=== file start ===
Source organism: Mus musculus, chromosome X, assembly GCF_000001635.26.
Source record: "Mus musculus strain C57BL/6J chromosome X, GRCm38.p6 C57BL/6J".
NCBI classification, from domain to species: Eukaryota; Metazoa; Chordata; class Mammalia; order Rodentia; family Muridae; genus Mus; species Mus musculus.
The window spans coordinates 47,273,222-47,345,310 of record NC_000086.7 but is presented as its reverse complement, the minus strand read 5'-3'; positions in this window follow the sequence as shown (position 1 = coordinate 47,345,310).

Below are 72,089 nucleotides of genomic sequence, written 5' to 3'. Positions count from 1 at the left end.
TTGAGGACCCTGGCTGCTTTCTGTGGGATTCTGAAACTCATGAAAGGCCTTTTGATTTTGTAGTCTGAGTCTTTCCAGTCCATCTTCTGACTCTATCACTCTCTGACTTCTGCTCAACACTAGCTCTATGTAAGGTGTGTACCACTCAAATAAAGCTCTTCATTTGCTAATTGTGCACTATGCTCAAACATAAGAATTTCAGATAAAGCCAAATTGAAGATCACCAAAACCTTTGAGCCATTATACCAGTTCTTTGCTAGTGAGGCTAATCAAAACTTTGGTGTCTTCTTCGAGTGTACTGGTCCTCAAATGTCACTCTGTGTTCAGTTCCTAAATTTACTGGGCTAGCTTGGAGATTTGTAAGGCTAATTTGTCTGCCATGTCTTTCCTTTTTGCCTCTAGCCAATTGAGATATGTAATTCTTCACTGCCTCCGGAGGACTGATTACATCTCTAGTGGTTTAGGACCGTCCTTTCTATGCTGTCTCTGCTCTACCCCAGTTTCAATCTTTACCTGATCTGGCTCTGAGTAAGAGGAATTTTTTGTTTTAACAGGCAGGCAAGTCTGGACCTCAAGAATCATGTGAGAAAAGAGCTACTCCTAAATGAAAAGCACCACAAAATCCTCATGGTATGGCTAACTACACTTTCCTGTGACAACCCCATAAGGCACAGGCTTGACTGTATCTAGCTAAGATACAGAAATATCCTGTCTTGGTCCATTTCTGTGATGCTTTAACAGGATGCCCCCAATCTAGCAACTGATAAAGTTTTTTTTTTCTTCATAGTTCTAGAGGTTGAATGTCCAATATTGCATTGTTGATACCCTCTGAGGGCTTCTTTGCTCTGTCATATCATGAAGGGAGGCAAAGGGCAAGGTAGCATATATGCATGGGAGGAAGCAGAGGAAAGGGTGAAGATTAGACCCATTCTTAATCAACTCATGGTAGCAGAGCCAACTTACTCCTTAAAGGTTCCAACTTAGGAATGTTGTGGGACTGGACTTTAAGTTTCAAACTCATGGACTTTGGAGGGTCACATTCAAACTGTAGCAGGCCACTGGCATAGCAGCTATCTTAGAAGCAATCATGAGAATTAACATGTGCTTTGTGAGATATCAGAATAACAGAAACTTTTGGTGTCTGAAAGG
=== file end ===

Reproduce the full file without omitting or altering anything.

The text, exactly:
Source organism: Mus musculus, chromosome X, assembly GCF_000001635.26.
Source record: "Mus musculus strain C57BL/6J chromosome X, GRCm38.p6 C57BL/6J".
NCBI classification, from domain to species: Eukaryota; Metazoa; Chordata; class Mammalia; order Rodentia; family Muridae; genus Mus; species Mus musculus.
The window spans coordinates 47,273,222-47,345,310 of record NC_000086.7 but is presented as its reverse complement, the minus strand read 5'-3'; positions in this window follow the sequence as shown (position 1 = coordinate 47,345,310).

Below are 72,089 nucleotides of genomic sequence, written 5' to 3'. Positions count from 1 at the left end.
TTGAGGACCCTGGCTGCTTTCTGTGGGATTCTGAAACTCATGAAAGGCCTTTTGATTTTGTAGTCTGAGTCTTTCCAGTCCATCTTCTGACTCTATCACTCTCTGACTTCTGCTCAACACTAGCTCTATGTAAGGTGTGTACCACTCAAATAAAGCTCTTCATTTGCTAATTGTGCACTATGCTCAAACATAAGAATTTCAGATAAAGCCAAATTGAAGATCACCAAAACCTTTGAGCCATTATACCAGTTCTTTGCTAGTGAGGCTAATCAAAACTTTGGTGTCTTCTTCGAGTGTACTGGTCCTCAAATGTCACTCTGTGTTCAGTTCCTAAATTTACTGGGCTAGCTTGGAGATTTGTAAGGCTAATTTGTCTGCCATGTCTTTCCTTTTTGCCTCTAGCCAATTGAGATATGTAATTCTTCACTGCCTCCGGAGGACTGATTACATCTCTAGTGGTTTAGGACCGTCCTTTCTATGCTGTCTCTGCTCTACCCCAGTTTCAATCTTTACCTGATCTGGCTCTGAGTAAGAGGAATTTTTTGTTTTAACAGGCAGGCAAGTCTGGACCTCAAGAATCATGTGAGAAAAGAGCTACTCCTAAATGAAAAGCACCACAAAATCCTCATGGTATGGCTAACTACACTTTCCTGTGACAACCCCATAAGGCACAGGCTTGACTGTATCTAGCTAAGATACAGAAATATCCTGTCTTGGTCCATTTCTGTGATGCTTTAACAGGATGCCCCCAATCTAGCAACTGATAAAGTTTTTTTTTTCTTCATAGTTCTAGAGGTTGAATGTCCAATATTGCATTGTTGATACCCTCTGAGGGCTTCTTTGCTCTGTCATATCATGAAGGGAGGCAAAGGGCAAGGTAGCATATATGCATGGGAGGAAGCAGAGGAAAGGGTGAAGATTAGACCCATTCTTAATCAACTCATGGTAGCAGAGCCAACTTACTCCTTAAAGGTTCCAACTTAGGAATGTTGTGGGACTGGACTTTAAGTTTCAAACTCATGGACTTTGGAGGGTCACATTCAAACTGTAGCAGGCCACTGGCATAGCAGCTATCTTAGAAGCAATCATGAGAATTAACATGTGCTTTGTGAGATATCAGAATAACAGAAACTTTTGGTGTCTGAAAGG